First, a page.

What are Domain Events
Domain Events are such a simple, yet great concept, that it's a shame they are not used more.
At its core Domain Event is just a term used for naming changes to the system. When you give name to some change, you can discuss it, track it and do various analysis on it.
If you don't use Domain Events, but instead change your system state by doing create/update/delete commands on you current state, you lose the ability to reconstruct the path to this state (excluding the option to track this from database transaction log).
Domain Event is basically just a fancy name for a message your system knows how to process and that will change the state of your system. But it's certainly better name than message.
How Domain Events works
When you have defined a Domain Event, for example
then you can interact with the system from the outside with a TransferMoney message.
The system can register various handlers for this message type and process it accordingly.
That's about it. Event processing logic is similar to the way you would handle it anyway (changing state of various objects at that time).
In DSL Platform you would handle an event by writing a class which implements IDomainEventHandler[TEvent] interface and provides a single void Handle(TEvent de) method.
Platform will take care of invoking your event, doing cleanup if an exception is thrown, ensuring database transaction across calls and providing any dependencies your class requires.
Event sourcing and undo events
Popular Event sourcing frameworks have slightly different architecture. Instead of transaction per event, most of frameworks have separate transaction for each event handler.
This leads to systems with undo events which are not part of the domain, but instead part of the technical requirements.
One table for all events is another "interesting" design choice. While easier to implement, it's much harder to extract value from such a design. Also, often implementations details like Version, Unprocessed events and others are leaking into user code.
Event sourcing can simplify system design. Unnecessary code like undo events in case of failure is an anti-pattern and should be avoided, unless that undo event is a real Domain Event. Unless we are designing a distributed system it's better to use database transactions than try to implement undo actions by hand.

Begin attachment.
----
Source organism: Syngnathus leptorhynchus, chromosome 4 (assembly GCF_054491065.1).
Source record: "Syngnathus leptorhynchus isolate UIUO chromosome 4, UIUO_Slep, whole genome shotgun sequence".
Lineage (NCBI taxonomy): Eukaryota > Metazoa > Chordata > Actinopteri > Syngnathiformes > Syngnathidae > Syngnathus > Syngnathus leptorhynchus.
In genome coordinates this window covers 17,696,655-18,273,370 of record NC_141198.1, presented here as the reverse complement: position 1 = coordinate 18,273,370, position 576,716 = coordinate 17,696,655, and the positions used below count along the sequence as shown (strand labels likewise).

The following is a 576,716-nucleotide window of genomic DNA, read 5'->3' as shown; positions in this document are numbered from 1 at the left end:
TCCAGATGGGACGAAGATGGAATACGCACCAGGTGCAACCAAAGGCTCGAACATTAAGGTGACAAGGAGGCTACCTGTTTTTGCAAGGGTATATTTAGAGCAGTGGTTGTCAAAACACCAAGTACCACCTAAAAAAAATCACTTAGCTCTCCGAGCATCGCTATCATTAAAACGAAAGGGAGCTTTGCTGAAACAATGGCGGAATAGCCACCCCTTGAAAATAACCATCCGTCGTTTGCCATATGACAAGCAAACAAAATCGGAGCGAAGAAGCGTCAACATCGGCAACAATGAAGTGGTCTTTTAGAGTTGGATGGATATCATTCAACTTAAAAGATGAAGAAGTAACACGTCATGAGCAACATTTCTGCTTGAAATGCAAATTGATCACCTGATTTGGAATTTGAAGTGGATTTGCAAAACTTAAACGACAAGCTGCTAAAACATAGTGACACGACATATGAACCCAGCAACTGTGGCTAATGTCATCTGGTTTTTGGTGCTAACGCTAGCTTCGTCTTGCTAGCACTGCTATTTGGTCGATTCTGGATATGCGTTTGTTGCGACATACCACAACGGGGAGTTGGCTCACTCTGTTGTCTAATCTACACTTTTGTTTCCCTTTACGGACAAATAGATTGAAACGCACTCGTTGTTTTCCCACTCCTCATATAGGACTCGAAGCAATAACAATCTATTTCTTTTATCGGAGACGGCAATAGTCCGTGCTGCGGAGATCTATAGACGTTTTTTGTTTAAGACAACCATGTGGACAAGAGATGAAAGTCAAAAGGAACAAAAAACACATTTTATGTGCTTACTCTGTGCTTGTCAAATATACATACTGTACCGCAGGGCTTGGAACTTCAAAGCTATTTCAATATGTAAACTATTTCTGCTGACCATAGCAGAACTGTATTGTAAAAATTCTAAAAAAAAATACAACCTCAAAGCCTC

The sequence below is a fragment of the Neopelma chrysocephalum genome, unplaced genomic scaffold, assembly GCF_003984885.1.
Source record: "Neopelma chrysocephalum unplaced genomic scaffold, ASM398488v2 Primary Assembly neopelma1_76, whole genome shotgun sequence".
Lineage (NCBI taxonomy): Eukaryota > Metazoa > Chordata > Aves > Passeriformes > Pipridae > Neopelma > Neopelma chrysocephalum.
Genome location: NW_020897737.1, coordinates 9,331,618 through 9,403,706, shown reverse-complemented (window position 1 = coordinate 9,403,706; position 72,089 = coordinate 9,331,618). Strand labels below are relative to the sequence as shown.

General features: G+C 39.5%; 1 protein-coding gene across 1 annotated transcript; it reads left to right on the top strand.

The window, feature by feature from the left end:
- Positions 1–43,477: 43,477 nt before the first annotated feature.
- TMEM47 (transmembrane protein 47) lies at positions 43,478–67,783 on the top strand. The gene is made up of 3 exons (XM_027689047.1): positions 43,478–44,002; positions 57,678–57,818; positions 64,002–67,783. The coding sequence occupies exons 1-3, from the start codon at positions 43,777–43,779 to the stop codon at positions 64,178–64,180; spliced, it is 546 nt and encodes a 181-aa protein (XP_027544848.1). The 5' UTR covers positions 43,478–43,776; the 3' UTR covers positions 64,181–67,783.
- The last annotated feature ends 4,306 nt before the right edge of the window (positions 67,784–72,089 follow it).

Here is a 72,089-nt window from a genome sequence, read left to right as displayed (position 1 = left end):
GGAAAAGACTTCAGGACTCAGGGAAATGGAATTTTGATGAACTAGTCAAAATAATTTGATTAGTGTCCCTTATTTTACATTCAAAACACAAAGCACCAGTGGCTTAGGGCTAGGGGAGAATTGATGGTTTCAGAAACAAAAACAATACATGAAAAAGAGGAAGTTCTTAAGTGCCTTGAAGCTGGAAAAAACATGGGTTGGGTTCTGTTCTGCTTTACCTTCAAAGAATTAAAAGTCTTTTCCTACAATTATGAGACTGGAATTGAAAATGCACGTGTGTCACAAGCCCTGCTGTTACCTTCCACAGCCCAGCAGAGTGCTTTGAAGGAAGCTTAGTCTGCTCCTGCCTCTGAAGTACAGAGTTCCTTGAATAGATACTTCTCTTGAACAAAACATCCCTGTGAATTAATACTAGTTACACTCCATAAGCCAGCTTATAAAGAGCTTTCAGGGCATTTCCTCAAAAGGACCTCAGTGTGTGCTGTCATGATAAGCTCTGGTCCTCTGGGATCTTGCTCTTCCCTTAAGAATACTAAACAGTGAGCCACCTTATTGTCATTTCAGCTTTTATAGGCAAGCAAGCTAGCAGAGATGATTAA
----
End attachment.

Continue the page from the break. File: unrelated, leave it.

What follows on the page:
Sometimes, undo events can't rollback executed action. Let's say that one of your event sends an email (or even better, puts it on a queue). You can't unsend an email after it's gone. At best you can send another email.
Domain Events in DSL Platform
There are actually two type of Domain Events in DSL Platform. One that references an aggregate (when single aggregate state change will happen) and another that doesn't have an explicit reference, which should be used when an action will result in modifications of multiple aggregates or some other action.
Saga is another term used for events which can affect multiple aggregates, but we think Saga is just introducing unnecessary terminology, so we'll stick with Domain Event.
Every event has its own table which looks exactly as defined in DSL. Aggregate events share same numbering method, which means system can replay them if they are async (meaning that they will be logged in the system, but state changes on other aggregate will not be applied in the database at that moment).
This makes it very easy and performant to query them, use them as first class citizens (like aggregates, snowflakes, etc...) and reason about them equally in database layer as in client layer.
Domain Events and user interface
When user interface is non-trivial, ie. it has different buttons which invoke different action, it maps really well to Domain Events.
Even the most complicated user interface can map 1:1 to an object type from DSL Platform. If your interface has a single save command, that's probably a sign of a simple CRUD interface. Otherwise you should use Domain Events to send messages to the server.
Interface mapping 1:1
- aggregate root => CRUD
- snowflake => Domain Events
- report => Domain Events
For CRUD user interfaces (usually simple helper tables), Domain Events are probably an overkill. If you need log on them, you can just use a history concept and will have a log of all changes.